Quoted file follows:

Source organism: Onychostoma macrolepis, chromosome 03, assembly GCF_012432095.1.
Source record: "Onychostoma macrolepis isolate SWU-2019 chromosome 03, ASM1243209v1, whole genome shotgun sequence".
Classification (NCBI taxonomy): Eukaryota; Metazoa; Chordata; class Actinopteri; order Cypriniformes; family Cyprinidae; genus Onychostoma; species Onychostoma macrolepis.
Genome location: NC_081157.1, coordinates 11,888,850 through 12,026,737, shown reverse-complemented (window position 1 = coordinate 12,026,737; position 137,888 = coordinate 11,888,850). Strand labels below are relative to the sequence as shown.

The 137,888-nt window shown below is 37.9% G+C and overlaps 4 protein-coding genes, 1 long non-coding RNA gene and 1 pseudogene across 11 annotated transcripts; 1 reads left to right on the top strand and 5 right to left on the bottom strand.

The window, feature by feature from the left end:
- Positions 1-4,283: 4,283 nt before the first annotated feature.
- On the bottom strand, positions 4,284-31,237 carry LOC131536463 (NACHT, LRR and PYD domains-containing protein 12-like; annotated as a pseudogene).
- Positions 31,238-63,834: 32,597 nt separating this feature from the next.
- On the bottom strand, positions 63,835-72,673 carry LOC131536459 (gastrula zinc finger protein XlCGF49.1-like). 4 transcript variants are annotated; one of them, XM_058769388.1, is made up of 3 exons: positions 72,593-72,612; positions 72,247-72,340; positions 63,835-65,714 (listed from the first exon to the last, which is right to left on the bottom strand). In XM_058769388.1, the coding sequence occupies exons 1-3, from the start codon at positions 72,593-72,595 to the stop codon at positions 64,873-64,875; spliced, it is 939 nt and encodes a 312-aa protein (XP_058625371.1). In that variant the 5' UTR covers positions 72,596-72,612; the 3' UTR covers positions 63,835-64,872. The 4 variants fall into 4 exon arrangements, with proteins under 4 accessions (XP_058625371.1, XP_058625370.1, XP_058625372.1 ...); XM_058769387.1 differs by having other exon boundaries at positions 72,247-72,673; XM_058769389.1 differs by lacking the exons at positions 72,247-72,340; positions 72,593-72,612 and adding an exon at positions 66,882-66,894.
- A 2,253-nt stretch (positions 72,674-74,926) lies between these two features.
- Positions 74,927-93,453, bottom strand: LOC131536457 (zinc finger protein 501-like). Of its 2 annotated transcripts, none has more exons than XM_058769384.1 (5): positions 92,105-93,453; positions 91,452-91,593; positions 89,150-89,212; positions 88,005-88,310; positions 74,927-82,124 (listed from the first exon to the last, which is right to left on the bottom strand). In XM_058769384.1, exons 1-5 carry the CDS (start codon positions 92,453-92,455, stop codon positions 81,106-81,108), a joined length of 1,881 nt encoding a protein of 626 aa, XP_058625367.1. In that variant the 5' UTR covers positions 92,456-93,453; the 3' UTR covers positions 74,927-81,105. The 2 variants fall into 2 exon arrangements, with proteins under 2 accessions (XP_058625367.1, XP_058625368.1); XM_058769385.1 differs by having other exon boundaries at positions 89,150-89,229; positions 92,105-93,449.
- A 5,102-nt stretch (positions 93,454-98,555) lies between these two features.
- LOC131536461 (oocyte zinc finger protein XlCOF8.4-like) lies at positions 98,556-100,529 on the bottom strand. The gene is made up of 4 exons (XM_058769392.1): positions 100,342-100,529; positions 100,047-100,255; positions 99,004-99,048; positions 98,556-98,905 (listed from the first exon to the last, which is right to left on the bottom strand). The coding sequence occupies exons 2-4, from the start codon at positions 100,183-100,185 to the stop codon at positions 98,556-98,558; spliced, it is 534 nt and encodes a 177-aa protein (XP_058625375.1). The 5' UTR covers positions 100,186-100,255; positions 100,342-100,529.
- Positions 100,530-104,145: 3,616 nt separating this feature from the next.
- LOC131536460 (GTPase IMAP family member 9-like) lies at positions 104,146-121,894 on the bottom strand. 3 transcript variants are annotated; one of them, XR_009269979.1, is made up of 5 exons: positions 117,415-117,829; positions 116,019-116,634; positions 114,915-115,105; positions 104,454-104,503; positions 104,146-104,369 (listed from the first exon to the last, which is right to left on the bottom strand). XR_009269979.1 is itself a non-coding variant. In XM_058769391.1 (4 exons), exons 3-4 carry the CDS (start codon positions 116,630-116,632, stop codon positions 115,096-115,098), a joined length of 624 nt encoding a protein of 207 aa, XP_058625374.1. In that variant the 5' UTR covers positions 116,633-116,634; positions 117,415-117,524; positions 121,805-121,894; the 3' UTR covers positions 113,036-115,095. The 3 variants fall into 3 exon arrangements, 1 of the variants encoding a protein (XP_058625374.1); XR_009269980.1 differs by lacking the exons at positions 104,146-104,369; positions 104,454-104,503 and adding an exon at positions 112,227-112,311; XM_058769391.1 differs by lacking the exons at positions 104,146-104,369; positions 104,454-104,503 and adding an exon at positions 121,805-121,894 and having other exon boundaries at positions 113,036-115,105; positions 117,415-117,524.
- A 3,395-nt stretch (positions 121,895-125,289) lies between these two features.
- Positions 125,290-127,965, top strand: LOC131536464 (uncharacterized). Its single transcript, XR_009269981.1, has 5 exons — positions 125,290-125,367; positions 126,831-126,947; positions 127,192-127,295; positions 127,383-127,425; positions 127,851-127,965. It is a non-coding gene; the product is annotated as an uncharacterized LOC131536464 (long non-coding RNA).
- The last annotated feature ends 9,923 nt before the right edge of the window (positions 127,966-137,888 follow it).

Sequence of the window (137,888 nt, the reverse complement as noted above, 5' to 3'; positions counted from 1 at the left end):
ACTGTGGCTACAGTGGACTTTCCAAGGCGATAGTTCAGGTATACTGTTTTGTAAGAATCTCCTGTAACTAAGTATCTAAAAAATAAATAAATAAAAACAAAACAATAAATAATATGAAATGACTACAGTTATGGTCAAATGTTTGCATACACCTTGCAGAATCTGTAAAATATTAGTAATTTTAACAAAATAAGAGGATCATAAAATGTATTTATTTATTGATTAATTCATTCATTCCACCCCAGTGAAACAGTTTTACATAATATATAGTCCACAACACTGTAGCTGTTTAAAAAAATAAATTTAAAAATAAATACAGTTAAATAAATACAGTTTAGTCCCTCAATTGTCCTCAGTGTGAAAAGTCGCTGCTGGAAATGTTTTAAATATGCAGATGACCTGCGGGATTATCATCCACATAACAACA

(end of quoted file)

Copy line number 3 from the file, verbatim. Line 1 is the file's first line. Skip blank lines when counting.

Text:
Classification (NCBI taxonomy): Eukaryota; Metazoa; Chordata; class Actinopteri; order Cypriniformes; family Cyprinidae; genus Onychostoma; species Onychostoma macrolepis.